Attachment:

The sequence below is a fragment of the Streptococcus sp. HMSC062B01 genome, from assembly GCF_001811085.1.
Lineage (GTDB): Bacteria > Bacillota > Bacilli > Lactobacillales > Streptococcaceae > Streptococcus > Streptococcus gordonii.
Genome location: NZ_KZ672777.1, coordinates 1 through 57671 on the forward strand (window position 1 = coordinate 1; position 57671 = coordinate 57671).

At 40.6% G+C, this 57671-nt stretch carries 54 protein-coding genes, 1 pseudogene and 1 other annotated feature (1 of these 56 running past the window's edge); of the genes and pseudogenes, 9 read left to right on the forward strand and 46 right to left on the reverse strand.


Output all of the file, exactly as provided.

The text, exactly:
The sequence below is a fragment of the Streptococcus sp. HMSC062B01 genome, from assembly GCF_001811085.1.
Lineage (GTDB): Bacteria > Bacillota > Bacilli > Lactobacillales > Streptococcaceae > Streptococcus > Streptococcus gordonii.
Genome location: NZ_KZ672777.1, coordinates 1 through 57671 on the forward strand (window position 1 = coordinate 1; position 57671 = coordinate 57671).

At 40.6% G+C, this 57671-nt stretch carries 54 protein-coding genes, 1 pseudogene and 1 other annotated feature (1 of these 56 running past the window's edge); of the genes and pseudogenes, 9 read left to right on the forward strand and 46 right to left on the reverse strand.